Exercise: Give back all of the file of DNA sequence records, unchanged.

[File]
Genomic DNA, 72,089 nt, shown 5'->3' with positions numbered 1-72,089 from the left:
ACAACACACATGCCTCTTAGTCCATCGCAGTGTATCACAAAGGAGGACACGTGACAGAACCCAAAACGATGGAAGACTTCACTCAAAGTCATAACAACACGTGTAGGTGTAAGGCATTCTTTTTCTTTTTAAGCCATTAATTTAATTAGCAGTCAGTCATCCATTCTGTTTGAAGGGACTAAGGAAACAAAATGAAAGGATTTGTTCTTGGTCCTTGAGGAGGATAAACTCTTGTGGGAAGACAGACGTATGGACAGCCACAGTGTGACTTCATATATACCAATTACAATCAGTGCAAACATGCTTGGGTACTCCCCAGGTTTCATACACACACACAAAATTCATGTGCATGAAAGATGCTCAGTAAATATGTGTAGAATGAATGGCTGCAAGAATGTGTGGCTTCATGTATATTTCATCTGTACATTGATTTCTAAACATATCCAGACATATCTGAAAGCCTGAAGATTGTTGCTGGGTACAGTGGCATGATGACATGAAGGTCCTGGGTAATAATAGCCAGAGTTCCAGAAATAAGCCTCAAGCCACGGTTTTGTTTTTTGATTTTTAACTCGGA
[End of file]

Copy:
Genomic DNA, 72,089 nt, shown 5'->3' with positions numbered 1-72,089 from the left:
ACAACACACATGCCTCTTAGTCCATCGCAGTGTATCACAAAGGAGGACACGTGACAGAACCCAAAACGATGGAAGACTTCACTCAAAGTCATAACAACACGTGTAGGTGTAAGGCATTCTTTTTCTTTTTAAGCCATTAATTTAATTAGCAGTCAGTCATCCATTCTGTTTGAAGGGACTAAGGAAACAAAATGAAAGGATTTGTTCTTGGTCCTTGAGGAGGATAAACTCTTGTGGGAAGACAGACGTATGGACAGCCACAGTGTGACTTCATATATACCAATTACAATCAGTGCAAACATGCTTGGGTACTCCCCAGGTTTCATACACACACACAAAATTCATGTGCATGAAAGATGCTCAGTAAATATGTGTAGAATGAATGGCTGCAAGAATGTGTGGCTTCATGTATATTTCATCTGTACATTGATTTCTAAACATATCCAGACATATCTGAAAGCCTGAAGATTGTTGCTGGGTACAGTGGCATGATGACATGAAGGTCCTGGGTAATAATAGCCAGAGTTCCAGAAATAAGCCTCAAGCCACGGTTTTGTTTTTTGATTTTTAACTCGGA